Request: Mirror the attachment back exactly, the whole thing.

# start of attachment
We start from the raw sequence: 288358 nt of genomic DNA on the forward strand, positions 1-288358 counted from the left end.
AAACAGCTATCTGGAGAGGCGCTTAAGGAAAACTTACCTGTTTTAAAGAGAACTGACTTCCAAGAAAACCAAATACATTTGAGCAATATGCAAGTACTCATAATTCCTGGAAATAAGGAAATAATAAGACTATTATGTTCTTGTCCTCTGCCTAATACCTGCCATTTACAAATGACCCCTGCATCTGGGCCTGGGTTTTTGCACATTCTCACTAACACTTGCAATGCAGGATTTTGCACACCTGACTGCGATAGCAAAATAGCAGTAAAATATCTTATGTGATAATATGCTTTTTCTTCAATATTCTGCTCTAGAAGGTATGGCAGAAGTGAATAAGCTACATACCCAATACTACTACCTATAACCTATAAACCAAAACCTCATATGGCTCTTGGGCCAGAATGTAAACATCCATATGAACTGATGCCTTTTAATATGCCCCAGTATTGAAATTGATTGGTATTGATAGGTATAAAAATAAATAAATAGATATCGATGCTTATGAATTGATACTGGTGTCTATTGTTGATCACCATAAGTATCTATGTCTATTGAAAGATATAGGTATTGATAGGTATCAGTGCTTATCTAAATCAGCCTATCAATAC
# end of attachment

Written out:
We start from the raw sequence: 288358 nt of genomic DNA on the forward strand, positions 1-288358 counted from the left end.
AAACAGCTATCTGGAGAGGCGCTTAAGGAAAACTTACCTGTTTTAAAGAGAACTGACTTCCAAGAAAACCAAATACATTTGAGCAATATGCAAGTACTCATAATTCCTGGAAATAAGGAAATAATAAGACTATTATGTTCTTGTCCTCTGCCTAATACCTGCCATTTACAAATGACCCCTGCATCTGGGCCTGGGTTTTTGCACATTCTCACTAACACTTGCAATGCAGGATTTTGCACACCTGACTGCGATAGCAAAATAGCAGTAAAATATCTTATGTGATAATATGCTTTTTCTTCAATATTCTGCTCTAGAAGGTATGGCAGAAGTGAATAAGCTACATACCCAATACTACTACCTATAACCTATAAACCAAAACCTCATATGGCTCTTGGGCCAGAATGTAAACATCCATATGAACTGATGCCTTTTAATATGCCCCAGTATTGAAATTGATTGGTATTGATAGGTATAAAAATAAATAAATAGATATCGATGCTTATGAATTGATACTGGTGTCTATTGTTGATCACCATAAGTATCTATGTCTATTGAAAGATATAGGTATTGATAGGTATCAGTGCTTATCTAAATCAGCCTATCAATAC